A.J. Burnett has made 320 plate appearances in his career. He somehow managed to avoid getting out in 17.3% of those times at the plate. Since leaving the National League in 2005, Burnett has made only 20 plate appearances. He’s collected a single hit from those opportunities.

Now that he’s moving back to the National League to pitch for the Pittsburgh Pirates, he’ll have to step into the batter’s box more regularly. At Pirates’ camp today, he was practicing just that, when a bunt attempt resulted in a foul ball hitting him right in the kisser.

Momentarily dazed, Burnett dropped into a crouch at the plate after the ball struck his face. As he was examined by an athletic trainer, Burnett joked, “Where did the bone go?”

We can laugh primarily because it happened to A.J. Burnett, but also because the injury wasn’t serious.

Of note is Burnett’s 2000 season when, despite his career numbers, he led all pitchers in baseball (with at least 20 plate appearances) with a .376 wOBA. He even hit a home run that year.

Comments (7)

  1. It feels weird to say, but now that he’s not on the Yankees, and more specifically now that he’s on the Pirates, I kind of like AJ again.

  2. His last year in Toronto, when he went 18-10 with 231 strikeouts, was a treat to watch. Too bad he wasted his talent so much. But hey, the man’s going to finish his MLB career with something like $130-$150 million in his pocket. Not bad for a chronic underachiever. I probably wouldn’t bust my ass too much if my boss said, “hey, let’s guarantee paying him $300,000 a year for the next few years because he was potential, with no consequences for poor performance.”

    On another note, why are pitchers so bad at hitting? I’ll admit, I have no idea how frequently pitchers hit in the minors, if at all, but right up until college they hit all the time. Funny how something so vital for most of your baseball playing life goes by the wayside. The funniest was Livan Hernandez though. He’d step up to the dish with a stance and nonchalance that implied he’d never touched a bat in his life, and then he’d crush it over the wall. Strategy?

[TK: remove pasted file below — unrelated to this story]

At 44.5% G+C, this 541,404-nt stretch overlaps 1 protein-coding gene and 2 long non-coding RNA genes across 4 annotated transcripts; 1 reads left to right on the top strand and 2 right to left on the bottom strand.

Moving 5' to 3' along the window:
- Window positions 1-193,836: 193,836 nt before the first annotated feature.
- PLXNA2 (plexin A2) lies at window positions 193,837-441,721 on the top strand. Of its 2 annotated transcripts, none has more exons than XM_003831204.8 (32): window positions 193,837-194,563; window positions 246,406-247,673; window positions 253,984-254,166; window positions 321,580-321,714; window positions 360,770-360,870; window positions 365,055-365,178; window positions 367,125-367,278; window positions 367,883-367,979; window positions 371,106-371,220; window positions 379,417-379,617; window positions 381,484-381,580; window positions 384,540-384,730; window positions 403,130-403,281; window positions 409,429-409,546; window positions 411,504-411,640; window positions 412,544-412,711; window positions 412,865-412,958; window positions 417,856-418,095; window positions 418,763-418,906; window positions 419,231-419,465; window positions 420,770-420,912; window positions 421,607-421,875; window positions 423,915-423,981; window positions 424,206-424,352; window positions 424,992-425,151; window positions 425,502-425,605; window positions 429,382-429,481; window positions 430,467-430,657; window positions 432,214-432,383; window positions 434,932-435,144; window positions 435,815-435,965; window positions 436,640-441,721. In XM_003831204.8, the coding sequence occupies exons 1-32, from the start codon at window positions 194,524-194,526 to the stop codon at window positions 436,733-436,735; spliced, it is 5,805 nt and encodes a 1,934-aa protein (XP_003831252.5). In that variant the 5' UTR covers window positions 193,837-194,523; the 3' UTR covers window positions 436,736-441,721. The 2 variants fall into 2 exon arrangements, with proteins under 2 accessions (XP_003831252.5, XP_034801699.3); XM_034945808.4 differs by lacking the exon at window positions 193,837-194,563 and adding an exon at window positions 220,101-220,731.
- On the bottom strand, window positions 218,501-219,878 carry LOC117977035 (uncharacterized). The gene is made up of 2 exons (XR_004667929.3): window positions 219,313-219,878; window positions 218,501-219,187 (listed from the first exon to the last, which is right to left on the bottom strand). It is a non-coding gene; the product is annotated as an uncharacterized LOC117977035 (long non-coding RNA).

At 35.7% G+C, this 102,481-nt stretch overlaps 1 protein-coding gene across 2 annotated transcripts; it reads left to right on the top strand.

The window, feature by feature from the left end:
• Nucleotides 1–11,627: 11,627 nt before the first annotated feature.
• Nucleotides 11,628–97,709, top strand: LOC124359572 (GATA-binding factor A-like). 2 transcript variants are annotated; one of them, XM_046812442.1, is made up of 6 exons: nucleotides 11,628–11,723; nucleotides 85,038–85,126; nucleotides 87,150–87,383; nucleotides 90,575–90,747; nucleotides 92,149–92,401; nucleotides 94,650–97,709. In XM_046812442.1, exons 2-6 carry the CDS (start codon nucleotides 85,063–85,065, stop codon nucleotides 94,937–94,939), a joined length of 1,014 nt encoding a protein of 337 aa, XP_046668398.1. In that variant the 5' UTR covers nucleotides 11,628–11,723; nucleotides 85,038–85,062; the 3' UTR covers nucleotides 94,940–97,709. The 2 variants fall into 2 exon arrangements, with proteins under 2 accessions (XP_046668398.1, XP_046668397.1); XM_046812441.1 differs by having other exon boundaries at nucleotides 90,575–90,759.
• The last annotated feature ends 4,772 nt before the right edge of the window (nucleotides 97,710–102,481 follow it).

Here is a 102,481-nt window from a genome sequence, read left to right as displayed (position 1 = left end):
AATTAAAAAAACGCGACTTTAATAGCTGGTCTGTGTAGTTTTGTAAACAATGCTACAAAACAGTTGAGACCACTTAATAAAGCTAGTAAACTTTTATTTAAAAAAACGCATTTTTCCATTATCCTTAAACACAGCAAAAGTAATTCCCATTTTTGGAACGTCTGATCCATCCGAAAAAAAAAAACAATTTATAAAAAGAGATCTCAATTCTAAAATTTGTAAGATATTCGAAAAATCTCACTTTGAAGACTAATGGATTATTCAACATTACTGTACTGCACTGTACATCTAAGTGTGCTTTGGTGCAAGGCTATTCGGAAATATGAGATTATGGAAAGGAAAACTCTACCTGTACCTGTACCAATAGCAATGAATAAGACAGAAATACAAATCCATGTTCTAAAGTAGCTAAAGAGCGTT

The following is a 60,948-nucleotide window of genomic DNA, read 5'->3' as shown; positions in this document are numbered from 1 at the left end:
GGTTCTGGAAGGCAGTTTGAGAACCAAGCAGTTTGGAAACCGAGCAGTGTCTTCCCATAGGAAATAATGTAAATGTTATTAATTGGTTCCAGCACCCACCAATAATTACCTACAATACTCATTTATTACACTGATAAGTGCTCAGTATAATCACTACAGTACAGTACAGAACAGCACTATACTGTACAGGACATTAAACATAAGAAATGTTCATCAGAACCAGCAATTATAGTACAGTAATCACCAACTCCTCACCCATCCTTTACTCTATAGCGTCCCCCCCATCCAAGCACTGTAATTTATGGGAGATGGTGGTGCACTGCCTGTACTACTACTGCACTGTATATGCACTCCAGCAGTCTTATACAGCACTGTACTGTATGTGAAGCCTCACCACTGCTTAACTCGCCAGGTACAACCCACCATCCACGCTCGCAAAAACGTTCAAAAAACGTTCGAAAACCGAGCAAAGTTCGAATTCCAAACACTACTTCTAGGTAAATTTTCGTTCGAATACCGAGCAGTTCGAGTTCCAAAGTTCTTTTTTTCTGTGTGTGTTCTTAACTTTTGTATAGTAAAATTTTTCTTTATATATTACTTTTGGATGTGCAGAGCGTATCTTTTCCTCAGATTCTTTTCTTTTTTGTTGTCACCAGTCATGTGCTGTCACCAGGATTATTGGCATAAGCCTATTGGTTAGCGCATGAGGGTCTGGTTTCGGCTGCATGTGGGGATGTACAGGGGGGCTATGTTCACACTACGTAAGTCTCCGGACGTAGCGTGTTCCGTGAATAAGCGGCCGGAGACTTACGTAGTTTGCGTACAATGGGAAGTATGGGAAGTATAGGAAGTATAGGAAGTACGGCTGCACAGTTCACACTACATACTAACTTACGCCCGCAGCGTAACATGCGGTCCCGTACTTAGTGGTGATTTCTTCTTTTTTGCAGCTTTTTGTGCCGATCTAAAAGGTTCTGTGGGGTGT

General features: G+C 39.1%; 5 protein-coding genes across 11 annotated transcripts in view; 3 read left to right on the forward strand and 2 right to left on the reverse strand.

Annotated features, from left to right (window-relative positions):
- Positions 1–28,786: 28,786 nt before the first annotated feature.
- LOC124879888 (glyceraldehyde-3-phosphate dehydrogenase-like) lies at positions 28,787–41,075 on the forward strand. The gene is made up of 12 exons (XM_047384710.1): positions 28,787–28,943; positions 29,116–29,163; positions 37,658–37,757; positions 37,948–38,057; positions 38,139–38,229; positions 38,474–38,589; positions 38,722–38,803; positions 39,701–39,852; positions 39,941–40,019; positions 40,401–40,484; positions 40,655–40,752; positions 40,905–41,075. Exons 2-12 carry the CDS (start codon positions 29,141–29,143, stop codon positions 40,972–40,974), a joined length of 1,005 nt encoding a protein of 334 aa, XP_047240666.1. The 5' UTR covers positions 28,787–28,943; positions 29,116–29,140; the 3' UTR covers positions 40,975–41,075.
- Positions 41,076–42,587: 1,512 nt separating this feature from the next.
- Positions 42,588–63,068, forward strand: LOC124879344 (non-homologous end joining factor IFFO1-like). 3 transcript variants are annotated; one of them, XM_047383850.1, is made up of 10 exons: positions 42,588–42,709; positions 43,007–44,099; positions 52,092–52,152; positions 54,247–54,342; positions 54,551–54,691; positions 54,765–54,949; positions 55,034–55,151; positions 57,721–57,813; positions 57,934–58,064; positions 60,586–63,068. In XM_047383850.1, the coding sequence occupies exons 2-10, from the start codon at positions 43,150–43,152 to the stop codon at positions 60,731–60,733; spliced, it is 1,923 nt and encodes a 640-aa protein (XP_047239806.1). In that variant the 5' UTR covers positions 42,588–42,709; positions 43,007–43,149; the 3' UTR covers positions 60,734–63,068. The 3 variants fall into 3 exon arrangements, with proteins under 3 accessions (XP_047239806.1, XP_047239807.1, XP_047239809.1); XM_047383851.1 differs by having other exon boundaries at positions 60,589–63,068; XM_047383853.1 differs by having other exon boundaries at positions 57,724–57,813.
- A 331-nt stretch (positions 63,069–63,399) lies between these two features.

• The fact that most pitchers – who by and large are elite athletes themselves – suck at hitting speaks volumes as to how difficult it must be to hit major league quality pitching.

    • I think there comes a time where people should remember that command and control doesn’t necessarily come…even if you have the best velocity and movement in the universe and really put work into it. And I think it’s unfair to label AJ as underachiever, if all his career he put up consistent inconsistency, then this is who he is as a pitcher. There’s no talent that is being wasted

    • Pitchers don’t hit at all in Rookie and A-ball, then only if both teams are NL affiliates in AA and AAA (and in the PCL only then if both teams feel like it!).

      http://en.wikipedia.org/wiki/Designated_hitter#The_designated_hitter_outside_Major_League_Baseball

      It’s not surprising that even pitchers who were once good hitters as amateurs suck because they see so little live pitching as pros.

      Hitting major-league pitchers is hard enough without having taken a few years off hitting in the low minors, then maybe hit sporadically in the higher levels, only to get a few ABs every five days if you’re a starter and only when you’re in the NL.

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